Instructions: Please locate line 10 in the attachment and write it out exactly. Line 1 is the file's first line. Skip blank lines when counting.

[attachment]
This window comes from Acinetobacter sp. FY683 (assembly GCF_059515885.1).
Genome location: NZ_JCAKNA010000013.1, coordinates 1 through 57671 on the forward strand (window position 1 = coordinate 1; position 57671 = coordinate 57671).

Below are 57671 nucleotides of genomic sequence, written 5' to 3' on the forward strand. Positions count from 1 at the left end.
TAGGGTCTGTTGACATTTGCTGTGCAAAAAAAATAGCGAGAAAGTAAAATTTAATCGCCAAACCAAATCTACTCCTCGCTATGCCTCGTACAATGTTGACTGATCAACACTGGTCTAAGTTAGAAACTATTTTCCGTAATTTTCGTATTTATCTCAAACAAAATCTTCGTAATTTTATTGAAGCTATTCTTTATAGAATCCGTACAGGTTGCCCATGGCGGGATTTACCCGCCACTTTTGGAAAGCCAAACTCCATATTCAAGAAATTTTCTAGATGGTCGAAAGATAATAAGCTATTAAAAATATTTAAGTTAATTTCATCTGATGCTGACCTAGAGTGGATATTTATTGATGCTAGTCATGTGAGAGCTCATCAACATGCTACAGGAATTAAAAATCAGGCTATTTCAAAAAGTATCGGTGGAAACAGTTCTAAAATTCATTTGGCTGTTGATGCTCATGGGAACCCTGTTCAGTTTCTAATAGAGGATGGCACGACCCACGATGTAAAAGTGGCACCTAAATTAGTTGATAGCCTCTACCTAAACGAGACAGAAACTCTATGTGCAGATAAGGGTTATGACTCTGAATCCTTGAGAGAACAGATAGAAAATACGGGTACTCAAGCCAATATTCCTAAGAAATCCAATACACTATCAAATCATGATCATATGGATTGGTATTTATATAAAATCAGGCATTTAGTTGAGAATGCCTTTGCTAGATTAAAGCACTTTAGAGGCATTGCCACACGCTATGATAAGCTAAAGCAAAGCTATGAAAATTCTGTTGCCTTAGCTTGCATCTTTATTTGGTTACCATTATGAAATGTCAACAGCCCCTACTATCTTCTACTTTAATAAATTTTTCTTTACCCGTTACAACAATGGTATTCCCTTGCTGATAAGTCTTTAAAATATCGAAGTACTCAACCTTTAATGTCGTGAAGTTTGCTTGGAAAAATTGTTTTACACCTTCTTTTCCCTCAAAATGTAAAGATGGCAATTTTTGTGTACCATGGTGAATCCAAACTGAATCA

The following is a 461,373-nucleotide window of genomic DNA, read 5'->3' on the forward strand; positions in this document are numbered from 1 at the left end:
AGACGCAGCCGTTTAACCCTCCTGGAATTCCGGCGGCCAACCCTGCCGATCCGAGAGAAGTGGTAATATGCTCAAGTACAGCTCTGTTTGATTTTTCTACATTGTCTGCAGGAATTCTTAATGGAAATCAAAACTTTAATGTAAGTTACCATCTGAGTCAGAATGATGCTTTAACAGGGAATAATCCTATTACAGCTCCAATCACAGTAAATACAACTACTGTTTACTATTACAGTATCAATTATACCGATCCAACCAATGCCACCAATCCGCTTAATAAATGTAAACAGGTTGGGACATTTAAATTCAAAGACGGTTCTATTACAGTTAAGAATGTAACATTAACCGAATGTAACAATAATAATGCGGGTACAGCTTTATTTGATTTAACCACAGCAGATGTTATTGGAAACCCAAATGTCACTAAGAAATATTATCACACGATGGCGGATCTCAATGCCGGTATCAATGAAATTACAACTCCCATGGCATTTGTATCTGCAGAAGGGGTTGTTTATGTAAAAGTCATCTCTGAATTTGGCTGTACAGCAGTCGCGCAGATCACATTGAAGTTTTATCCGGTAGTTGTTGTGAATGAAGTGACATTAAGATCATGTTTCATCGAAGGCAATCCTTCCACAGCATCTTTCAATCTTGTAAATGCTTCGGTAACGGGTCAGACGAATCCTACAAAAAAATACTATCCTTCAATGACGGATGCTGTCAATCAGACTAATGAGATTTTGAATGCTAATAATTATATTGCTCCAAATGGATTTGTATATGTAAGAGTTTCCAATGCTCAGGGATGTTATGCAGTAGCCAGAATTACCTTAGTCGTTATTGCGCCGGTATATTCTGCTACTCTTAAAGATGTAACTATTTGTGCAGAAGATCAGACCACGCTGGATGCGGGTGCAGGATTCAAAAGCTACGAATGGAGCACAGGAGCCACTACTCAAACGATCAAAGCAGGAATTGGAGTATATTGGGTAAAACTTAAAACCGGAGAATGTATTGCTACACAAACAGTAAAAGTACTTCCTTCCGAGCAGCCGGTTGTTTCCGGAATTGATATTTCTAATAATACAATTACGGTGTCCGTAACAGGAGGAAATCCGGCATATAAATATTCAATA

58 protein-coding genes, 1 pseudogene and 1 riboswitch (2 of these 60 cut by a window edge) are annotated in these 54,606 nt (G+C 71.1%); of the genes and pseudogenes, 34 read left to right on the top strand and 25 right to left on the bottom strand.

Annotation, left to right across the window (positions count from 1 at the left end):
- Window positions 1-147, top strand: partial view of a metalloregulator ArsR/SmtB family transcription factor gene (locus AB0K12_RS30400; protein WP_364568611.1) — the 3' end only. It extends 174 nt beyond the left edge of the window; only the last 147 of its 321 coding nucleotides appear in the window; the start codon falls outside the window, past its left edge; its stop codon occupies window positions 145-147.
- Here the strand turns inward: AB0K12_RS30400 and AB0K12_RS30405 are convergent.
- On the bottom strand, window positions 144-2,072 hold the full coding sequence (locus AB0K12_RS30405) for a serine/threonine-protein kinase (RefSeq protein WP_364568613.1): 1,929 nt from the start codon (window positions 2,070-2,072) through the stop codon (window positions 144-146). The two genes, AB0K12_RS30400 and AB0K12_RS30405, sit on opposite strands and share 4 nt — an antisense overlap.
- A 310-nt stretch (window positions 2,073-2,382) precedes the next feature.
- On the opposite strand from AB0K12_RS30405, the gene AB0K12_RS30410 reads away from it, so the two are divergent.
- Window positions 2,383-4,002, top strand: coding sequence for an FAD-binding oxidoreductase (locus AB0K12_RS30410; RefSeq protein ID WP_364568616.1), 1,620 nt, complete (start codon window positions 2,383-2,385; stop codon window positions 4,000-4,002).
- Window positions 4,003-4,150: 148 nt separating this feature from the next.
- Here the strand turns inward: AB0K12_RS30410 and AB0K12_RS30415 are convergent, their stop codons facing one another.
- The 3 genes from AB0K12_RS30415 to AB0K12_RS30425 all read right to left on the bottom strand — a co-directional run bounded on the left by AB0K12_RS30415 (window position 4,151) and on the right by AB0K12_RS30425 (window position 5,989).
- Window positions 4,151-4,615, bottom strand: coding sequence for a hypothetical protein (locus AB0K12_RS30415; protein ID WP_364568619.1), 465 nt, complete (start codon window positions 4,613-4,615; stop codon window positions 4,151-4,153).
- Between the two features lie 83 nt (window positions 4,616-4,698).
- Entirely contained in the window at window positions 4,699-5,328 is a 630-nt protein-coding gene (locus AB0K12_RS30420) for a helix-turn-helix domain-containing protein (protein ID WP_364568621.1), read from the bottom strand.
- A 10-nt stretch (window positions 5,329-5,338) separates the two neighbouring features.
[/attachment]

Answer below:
- Here the strand turns inward: AB0K12_RS30400 and AB0K12_RS30405 are convergent.